BC municipalities on fiscally unsustainable path says CFIB

Canadian Federation of Independent Business (CFIB) have released a new report

The Canadian Federation of Independent Business (CFIB) have released a new report that reveals operating spending by the vast majority of British Columbia’s municipalities have been rising at an unsustainable rate over the past 11 years.

The report titled BC Municipal Spending Watch 2013 looks at growth in real (i.e. inflation-adjusted) operational spending by each B.C. municipality between 2000 and 2011, and compares it to population growth over the same period as a benchmark to determine the level of fiscal sustainability.

The full report is posted at www.cfib.ca/bc.

“The vast majority of B.C.’s municipalities have charted an unsustainable course over the past decade.  While some city councils are working hard to get their fiscal house in order, the rest seem to be oblivious to today’s economic challenges,” says Mike Klassen, B.C. Director for CFIB.

Overall, B.C.’s population grew by 15 per cent, while real operational spending by all municipalities rose by 52 per cent, or about three and a half times faster.

In all, there were just 10 out of 153 municipalities in B.C. that kept operating spending in line with inflation and population growth in the last decade. No large municipalities (population of 25,000 and over) made the list.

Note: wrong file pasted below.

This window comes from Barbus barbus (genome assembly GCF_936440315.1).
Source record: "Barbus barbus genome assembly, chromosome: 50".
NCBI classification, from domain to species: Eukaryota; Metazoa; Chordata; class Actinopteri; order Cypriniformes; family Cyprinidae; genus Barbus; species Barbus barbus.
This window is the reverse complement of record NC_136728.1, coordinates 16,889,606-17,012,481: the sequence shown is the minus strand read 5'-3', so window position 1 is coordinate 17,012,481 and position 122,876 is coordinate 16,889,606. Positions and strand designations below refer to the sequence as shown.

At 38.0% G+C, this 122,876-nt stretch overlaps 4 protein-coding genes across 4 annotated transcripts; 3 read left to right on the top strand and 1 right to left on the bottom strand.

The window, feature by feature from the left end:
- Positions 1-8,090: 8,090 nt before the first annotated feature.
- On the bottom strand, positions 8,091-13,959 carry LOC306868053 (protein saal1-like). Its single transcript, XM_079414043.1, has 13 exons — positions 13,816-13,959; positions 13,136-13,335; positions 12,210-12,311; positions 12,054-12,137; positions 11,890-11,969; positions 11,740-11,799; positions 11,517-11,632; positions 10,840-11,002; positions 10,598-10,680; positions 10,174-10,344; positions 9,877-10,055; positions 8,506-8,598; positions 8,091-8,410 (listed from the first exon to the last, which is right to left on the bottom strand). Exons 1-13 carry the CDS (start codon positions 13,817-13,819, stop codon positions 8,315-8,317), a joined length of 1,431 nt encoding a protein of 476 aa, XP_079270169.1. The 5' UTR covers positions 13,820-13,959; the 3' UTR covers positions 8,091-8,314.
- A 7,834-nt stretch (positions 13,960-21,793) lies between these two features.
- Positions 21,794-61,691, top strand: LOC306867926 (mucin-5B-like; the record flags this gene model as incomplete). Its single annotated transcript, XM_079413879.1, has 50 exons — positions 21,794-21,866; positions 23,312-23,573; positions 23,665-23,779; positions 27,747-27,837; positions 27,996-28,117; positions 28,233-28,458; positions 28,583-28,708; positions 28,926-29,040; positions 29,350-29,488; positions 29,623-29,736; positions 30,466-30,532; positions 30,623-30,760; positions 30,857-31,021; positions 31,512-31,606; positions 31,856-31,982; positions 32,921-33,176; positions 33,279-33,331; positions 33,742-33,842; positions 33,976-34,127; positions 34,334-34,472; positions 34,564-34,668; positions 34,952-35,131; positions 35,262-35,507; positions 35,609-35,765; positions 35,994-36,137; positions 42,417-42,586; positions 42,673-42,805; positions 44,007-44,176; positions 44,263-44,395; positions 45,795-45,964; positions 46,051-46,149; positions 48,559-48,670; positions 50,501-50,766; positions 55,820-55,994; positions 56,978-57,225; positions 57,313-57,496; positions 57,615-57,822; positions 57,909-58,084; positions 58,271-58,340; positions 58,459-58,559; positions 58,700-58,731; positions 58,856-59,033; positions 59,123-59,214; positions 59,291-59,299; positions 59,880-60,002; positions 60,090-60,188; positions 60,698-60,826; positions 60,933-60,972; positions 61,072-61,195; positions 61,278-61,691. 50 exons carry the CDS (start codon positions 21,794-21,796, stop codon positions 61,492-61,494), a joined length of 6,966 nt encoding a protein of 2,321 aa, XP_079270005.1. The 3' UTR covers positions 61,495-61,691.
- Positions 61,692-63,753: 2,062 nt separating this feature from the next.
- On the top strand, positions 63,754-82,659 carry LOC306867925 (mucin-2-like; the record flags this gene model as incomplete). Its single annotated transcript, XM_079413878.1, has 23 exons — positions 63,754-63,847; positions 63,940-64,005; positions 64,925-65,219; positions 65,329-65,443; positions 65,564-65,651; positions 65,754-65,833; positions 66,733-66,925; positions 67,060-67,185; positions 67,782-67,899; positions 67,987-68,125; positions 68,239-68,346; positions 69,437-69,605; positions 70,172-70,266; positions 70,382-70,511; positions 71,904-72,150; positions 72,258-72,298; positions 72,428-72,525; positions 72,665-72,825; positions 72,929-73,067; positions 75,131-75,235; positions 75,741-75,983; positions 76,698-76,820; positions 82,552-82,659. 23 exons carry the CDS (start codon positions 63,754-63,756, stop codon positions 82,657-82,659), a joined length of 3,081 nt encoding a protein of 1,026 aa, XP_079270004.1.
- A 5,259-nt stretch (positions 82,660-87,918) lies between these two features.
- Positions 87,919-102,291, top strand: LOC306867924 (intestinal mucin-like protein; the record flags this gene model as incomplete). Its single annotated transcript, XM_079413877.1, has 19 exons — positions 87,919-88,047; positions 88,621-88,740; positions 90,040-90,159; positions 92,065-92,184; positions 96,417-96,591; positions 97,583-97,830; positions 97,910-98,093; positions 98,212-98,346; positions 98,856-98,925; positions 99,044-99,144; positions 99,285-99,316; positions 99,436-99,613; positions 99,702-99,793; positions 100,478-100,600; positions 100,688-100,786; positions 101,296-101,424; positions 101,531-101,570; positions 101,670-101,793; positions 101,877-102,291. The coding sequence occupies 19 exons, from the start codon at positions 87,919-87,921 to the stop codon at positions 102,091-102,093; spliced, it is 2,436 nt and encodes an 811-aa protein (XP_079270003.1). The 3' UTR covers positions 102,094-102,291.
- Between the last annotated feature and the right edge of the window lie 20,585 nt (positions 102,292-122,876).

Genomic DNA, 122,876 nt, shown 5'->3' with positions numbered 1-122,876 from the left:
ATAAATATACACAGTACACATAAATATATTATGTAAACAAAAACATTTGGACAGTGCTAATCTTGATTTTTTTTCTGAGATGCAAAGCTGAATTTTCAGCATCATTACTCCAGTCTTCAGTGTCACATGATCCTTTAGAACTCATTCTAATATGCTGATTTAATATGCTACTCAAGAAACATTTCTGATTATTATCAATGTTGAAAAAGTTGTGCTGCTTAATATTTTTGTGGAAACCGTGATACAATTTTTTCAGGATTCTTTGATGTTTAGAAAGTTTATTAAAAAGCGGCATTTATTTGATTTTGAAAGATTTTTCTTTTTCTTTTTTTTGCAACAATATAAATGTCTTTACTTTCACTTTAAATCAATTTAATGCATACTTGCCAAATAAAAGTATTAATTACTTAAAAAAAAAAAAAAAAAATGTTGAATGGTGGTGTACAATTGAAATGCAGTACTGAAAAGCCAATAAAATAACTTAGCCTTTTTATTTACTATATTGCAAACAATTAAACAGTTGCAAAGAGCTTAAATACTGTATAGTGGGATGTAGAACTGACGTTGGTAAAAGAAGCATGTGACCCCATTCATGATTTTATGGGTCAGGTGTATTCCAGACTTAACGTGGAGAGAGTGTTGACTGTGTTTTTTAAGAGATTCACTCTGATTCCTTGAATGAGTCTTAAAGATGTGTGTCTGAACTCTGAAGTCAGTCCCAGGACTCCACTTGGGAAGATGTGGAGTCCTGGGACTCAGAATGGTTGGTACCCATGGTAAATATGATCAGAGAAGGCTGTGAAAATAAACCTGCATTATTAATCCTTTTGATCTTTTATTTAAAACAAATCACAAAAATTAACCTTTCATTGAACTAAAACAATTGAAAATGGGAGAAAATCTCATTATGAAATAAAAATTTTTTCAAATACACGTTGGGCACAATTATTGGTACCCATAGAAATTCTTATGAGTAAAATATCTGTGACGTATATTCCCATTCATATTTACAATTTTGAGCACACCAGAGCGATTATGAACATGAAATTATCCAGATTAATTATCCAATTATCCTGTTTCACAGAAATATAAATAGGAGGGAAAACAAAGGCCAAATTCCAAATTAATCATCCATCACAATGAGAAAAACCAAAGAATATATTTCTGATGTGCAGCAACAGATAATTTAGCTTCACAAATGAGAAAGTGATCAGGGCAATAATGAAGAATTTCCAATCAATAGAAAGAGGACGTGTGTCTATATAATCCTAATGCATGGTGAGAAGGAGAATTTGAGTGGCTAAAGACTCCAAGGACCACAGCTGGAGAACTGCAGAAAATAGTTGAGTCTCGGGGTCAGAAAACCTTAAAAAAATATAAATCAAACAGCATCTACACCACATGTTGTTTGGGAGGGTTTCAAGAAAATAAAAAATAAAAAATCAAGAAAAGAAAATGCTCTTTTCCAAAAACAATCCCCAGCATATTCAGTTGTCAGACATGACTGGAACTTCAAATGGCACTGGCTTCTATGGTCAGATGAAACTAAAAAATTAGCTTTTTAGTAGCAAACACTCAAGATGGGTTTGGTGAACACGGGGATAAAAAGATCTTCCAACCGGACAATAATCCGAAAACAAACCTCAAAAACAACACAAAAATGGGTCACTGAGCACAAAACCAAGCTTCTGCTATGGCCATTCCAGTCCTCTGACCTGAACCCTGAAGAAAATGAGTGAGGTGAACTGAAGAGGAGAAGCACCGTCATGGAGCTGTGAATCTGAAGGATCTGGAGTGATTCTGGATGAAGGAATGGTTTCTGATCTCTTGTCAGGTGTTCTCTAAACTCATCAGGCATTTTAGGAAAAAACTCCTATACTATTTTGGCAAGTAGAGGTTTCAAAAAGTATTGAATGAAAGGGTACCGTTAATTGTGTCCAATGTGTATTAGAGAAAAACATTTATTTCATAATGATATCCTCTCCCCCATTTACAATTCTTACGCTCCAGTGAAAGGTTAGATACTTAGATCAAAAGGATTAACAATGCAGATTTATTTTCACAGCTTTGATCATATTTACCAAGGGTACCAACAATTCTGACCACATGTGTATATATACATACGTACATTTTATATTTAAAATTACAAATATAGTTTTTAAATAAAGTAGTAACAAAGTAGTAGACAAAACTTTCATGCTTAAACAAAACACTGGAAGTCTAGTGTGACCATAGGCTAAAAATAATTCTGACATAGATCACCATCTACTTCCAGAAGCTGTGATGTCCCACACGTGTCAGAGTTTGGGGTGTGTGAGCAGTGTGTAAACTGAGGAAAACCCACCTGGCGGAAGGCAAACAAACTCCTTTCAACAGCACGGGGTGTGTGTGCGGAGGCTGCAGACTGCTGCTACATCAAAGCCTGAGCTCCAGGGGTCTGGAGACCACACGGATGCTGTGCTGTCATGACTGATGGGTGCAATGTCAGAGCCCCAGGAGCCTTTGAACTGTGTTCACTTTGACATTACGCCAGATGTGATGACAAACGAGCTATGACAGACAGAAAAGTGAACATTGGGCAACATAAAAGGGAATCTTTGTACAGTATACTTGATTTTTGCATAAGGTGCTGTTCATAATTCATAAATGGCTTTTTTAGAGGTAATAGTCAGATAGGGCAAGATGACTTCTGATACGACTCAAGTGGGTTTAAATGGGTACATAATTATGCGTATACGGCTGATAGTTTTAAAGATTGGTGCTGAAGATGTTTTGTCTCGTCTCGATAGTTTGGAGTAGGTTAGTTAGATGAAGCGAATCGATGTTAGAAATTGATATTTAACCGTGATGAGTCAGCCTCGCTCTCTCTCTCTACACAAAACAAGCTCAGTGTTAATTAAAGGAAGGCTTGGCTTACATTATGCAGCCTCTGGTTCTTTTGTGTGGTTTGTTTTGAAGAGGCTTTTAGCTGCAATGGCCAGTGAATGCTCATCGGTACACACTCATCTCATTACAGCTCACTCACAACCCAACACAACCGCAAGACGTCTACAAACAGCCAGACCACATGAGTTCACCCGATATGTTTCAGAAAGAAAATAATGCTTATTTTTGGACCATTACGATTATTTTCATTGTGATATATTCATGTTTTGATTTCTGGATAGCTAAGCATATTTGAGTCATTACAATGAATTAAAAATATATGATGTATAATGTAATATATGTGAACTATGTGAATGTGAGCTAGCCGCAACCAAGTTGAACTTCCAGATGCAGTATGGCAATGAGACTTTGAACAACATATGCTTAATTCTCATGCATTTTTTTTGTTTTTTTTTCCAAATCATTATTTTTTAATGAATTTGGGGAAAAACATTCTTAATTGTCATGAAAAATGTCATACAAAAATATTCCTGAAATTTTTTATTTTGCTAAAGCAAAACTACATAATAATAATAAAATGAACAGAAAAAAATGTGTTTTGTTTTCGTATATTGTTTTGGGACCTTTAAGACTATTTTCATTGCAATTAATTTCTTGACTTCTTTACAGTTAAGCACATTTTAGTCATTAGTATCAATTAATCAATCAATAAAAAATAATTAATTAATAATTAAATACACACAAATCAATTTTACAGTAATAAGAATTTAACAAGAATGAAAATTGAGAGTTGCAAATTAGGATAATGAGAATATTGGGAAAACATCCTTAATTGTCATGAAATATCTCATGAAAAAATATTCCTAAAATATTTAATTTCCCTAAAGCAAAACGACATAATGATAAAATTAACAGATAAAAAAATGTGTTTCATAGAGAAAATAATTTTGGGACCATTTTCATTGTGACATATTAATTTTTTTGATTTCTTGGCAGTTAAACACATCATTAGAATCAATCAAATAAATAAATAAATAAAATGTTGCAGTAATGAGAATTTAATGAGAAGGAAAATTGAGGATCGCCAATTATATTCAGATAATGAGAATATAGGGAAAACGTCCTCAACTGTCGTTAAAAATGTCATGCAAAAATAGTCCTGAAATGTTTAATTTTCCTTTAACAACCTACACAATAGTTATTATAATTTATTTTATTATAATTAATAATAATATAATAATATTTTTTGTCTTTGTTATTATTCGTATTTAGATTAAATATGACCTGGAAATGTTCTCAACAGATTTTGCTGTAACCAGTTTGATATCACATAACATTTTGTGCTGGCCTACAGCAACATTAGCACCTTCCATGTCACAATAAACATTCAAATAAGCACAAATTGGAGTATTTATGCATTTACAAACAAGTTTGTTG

“A B.C. family of four could have saved on average $5,302 in municipal taxes over the last 11 years if city councils kept their operating spending to the rate of inflation and population growth,” adds Klassen. “This is far beyond what should be considered as sustainable and fiscally responsible.”

Municipal revenue in B.C. totalled $7.9 billion in 2011. According to the B.C. Ministry of Community, Sport and Cultural Development, most of the revenue (39 per cent) came from taxation, such as property taxes, and 27 per cent was from the sale of services such as business licences.

“Those mayors and councillors who are pushing back against unsustainable tax increases to pay for things like big salary and benefit increases for staff deserve praise for their efforts,” says Klassen. “Residents and small business owners alike benefit when local governments keep their spending under control.”

The CFIB report makes a series of recommendations to enable municipal governments to better control growth in operating costs, including: limiting spending increases to the rate of population growth, conducting formal core service reviews, increasing fiscal transparency, and adopting sustainable wage growth policies.

As Canada’s largest association of small- and medium-sized businesses, CFIB is Powered by Entrepreneurs™. Established in 1971, CFIB takes direction from more than 109,000 members (10,000 in British Columbia) in every sector, giving independent business a strong and influential voice at all levels of government and helping to grow the economy.